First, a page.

Cyr, Alphonse Grande-Entrée Fishing with too small a cod-end. Unlicensed operator. March 14 $750 Jean-Paul Décoste
Bénard, Germain Grande-Entrée Landing snow crab with no dockside observer present. March 14 $500 Jean-Paul Décoste
Bénard, Adrien Grande-Entrée Landing snow crab with no dockside observer present. March 14 $500 Jean-Paul Décoste
Ouellet, Jean-Marc Grosses-Roches Non-compliance with conditions of his licence in that he fished for groundfish. March 3 $250 Lucie Morissette
Bouchard, Clément Les Méchins Fishing Greenland halibut (turbot) without a licence. March 3 $200 Lucie Morissette


Anctil, Robin Kamouraska Non-compliance with licence conditions: 
  • Use of gillnets of less than 152 mm mesh size.
  • Use of gillnets without a proper label.
March 10 $2,000 Julie Dionne
Pelletier, Georges-Guy Sainte-Anne-des-Monts Conspiracy and offences under various sections of the Fisheries Act. January 30 $40,748.72 Jean-Paul Décoste
Poissonnerie Rimouski-Est Rimouski Conspiracy and offences under various sections of the Fisheries Act. Februray 8 $40,748.72 Richard Côté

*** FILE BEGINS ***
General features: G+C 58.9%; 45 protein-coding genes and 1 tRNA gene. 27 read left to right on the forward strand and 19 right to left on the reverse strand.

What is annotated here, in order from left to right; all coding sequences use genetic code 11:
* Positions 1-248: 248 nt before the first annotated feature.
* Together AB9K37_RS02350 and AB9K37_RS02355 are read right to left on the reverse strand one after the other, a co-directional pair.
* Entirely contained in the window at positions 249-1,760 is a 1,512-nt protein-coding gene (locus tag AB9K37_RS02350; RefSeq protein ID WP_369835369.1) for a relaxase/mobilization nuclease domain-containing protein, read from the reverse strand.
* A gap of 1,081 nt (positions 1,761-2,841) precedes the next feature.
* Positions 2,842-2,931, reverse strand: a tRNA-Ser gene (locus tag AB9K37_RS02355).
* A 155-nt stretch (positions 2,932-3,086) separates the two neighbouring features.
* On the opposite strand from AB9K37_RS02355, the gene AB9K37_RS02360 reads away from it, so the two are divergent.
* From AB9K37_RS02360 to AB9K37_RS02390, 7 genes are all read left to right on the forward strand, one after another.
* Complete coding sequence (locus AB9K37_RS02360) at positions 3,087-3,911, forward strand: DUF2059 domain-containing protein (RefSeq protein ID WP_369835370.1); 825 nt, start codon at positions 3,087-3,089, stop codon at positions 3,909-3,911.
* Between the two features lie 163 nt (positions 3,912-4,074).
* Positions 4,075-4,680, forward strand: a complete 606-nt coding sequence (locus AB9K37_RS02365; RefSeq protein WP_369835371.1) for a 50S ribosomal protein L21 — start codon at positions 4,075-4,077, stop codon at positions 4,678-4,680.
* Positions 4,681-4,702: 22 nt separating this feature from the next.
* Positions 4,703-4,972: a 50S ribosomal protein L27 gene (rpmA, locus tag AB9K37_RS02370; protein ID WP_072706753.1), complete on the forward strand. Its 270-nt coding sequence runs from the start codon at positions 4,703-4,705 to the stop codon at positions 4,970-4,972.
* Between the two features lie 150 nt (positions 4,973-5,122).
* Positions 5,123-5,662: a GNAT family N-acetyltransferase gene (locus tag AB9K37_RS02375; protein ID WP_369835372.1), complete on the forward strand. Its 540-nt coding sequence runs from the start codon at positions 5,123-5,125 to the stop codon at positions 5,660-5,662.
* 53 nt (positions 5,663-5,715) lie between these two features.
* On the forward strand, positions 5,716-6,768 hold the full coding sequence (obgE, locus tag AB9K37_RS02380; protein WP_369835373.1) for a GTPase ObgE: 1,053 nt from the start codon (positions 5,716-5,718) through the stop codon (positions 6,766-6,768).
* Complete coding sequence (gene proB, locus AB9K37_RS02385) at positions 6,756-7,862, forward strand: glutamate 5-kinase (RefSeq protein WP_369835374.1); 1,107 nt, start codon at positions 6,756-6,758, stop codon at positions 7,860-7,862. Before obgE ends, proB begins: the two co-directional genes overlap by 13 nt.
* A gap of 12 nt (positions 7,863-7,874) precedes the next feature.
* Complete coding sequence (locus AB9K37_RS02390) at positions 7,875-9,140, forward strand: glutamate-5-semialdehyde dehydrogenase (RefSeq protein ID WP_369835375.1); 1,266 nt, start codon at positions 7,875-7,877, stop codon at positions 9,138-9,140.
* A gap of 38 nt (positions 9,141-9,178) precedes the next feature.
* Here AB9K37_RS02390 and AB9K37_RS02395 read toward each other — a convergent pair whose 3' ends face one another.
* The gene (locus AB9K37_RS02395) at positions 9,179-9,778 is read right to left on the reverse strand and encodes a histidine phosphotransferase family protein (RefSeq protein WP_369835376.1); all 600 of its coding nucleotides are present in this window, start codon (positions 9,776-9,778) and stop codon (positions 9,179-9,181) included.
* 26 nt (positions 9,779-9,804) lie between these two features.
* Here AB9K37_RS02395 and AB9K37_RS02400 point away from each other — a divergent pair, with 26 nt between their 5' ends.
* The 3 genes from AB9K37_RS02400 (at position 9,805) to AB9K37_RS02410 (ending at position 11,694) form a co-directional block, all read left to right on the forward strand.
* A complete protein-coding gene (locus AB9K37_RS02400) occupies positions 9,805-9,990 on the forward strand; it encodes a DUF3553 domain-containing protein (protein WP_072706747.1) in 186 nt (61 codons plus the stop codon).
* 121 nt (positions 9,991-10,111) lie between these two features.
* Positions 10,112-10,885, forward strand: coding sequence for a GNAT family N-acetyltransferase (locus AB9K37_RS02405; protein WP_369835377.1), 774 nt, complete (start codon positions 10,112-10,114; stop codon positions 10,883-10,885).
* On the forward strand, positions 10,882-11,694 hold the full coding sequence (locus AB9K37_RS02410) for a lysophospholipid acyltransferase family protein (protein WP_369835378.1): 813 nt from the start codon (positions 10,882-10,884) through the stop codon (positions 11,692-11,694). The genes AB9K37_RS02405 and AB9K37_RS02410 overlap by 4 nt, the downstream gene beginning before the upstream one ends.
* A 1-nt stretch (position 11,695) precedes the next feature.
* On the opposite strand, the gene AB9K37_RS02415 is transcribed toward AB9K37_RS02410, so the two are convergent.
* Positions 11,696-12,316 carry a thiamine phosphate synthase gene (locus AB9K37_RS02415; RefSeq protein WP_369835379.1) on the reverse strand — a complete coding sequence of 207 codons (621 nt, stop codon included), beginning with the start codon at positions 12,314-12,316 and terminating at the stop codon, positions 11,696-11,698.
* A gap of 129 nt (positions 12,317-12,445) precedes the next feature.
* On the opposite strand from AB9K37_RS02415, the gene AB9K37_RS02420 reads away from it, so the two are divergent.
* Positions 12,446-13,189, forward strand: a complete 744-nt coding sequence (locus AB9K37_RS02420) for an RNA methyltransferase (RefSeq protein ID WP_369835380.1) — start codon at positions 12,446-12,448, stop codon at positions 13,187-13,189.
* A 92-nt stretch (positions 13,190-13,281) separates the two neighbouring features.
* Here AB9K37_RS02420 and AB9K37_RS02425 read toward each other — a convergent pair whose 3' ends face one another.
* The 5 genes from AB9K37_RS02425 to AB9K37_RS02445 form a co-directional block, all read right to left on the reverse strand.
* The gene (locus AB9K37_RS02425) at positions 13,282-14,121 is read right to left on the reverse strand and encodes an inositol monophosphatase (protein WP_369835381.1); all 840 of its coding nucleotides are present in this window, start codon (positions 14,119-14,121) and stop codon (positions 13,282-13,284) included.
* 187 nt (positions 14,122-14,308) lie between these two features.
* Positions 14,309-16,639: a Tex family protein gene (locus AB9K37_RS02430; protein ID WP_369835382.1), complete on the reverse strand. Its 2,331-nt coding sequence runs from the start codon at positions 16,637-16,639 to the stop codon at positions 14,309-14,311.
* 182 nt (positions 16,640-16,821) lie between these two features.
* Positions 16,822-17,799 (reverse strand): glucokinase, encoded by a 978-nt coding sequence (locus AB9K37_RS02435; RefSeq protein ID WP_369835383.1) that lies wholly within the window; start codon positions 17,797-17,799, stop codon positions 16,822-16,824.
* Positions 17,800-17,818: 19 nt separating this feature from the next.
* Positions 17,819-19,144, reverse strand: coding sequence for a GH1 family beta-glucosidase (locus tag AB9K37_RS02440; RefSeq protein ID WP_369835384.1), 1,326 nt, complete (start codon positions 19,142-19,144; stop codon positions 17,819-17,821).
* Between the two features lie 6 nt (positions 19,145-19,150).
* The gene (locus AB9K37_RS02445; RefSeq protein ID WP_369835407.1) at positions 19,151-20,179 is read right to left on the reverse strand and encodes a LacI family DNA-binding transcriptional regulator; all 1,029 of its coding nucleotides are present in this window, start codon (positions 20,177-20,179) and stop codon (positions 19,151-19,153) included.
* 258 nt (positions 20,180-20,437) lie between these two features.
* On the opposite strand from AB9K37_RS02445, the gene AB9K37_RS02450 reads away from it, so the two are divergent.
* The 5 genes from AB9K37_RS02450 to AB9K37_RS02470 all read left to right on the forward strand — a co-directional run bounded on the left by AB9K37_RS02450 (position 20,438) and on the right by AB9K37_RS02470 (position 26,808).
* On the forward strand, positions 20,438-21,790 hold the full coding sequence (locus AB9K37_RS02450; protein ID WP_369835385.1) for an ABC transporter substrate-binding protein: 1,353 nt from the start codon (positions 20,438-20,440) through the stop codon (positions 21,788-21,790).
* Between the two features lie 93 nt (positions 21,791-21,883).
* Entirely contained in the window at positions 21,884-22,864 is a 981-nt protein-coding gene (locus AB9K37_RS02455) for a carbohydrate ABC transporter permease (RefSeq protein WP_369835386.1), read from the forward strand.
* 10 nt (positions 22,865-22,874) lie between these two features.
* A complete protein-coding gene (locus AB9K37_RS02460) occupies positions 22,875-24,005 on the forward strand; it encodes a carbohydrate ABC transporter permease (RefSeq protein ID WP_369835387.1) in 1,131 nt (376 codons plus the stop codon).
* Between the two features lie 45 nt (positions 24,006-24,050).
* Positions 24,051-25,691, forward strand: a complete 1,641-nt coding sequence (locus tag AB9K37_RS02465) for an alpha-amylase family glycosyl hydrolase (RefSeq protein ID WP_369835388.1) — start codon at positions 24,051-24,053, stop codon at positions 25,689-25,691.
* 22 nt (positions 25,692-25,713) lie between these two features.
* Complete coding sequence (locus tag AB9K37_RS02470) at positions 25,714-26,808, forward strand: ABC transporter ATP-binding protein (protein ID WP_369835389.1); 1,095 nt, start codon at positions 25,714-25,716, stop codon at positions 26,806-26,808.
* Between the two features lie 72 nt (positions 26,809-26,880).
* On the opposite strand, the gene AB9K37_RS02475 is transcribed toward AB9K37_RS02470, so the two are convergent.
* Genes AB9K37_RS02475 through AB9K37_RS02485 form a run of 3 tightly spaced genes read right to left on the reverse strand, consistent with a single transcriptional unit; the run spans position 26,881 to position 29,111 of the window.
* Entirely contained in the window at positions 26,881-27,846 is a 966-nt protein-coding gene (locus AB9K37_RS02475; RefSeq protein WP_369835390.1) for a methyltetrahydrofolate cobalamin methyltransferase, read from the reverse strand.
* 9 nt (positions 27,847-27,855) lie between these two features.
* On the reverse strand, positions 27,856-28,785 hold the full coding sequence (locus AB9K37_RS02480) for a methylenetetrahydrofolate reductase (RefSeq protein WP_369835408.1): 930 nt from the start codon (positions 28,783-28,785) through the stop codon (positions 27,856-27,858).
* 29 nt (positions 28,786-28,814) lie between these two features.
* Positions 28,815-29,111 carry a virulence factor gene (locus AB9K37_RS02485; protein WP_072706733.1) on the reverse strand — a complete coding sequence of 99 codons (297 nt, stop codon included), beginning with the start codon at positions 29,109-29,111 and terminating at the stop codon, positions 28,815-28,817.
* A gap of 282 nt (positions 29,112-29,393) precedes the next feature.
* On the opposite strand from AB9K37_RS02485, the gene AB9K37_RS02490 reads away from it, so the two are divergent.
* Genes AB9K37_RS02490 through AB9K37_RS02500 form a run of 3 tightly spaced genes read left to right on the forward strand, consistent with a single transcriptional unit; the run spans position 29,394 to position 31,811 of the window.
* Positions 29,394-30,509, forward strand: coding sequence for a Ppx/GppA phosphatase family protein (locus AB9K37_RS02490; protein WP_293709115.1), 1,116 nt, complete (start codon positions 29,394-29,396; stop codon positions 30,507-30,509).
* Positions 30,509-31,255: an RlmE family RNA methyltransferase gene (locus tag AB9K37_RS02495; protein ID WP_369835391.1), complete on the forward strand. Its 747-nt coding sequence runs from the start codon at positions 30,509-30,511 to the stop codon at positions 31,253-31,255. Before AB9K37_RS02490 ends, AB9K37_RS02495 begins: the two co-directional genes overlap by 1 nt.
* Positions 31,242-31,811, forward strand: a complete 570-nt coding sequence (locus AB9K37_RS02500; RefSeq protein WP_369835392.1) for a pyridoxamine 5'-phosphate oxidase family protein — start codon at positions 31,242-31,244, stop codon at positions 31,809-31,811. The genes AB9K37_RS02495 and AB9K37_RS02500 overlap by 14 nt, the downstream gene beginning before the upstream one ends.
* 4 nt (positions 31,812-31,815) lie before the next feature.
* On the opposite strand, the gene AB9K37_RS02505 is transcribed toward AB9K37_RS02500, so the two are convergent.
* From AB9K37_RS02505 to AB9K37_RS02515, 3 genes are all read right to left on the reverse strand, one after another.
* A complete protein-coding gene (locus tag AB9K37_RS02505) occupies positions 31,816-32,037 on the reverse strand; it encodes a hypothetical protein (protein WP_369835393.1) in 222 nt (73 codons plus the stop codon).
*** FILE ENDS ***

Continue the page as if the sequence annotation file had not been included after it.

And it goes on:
Vallée, Jean-Guy Sainte-Anne-des-Monts Conspiracy and non-compliance with licence conditions. January 30 $12,198 Jean-Paul Décoste
Bouchard, Clément Matane Unlicensed operator. March 3 $200 Lucie Morissette
Dion, Alain Matane Non-compliance with licence conditions February 27 $1,200 Lucie Morissette
Mansbridge, Russel La Tabatière Fishing with unlabelled crab pots.

Fishing without a licence.

Obstruction: Misrepresentation.

February 22

Confiscation of fishing gear.

Gabriel Lassonde
Driscoll, Eldon Saint-Augustin Fishing for turbot without a valid label on the nets. February 22 $500 Gabriel Lassonde
Letemplier, Victor Blanc-Sablon Exceeding cod quota. February 20 $1,000 Gabriel Lassonde
Mclean, Bruce Rocky Harbour, NF Use of a fishing boat without a licence. February 20 $300 Gabriel Lassonde
Dumas, Germain Lourdes-de-Blanc-Sablon Exceeding cod quota. February 20 $1,000 Gabriel Lassonde
Morneau, Jacques Les Escoumins Non-compliance with conditions of turbot licence:
  • Mesh size under the legal limit.
  • Turbot net lacking proper label.
February 13

Seizure of fish valued at $548.25

Gabriel De Pokomandy
Simoneau, Roberto Portneuf-sur-Mer Clam harvesting in a closed area. February 13 $400 Gabriel De Pokomandy
Berger, Rosaire Portneuf-sur-Mer Sale of clams without a licence. February 13 $1,000
Additonal fne of $1,284.16 for the value of the clams.
Gabriel De Pokomandy
Lafrance, Daniel Forestville Harvesting of clams under the 51-mm legal limit. February 13 $100 Gabriel De Pokomandy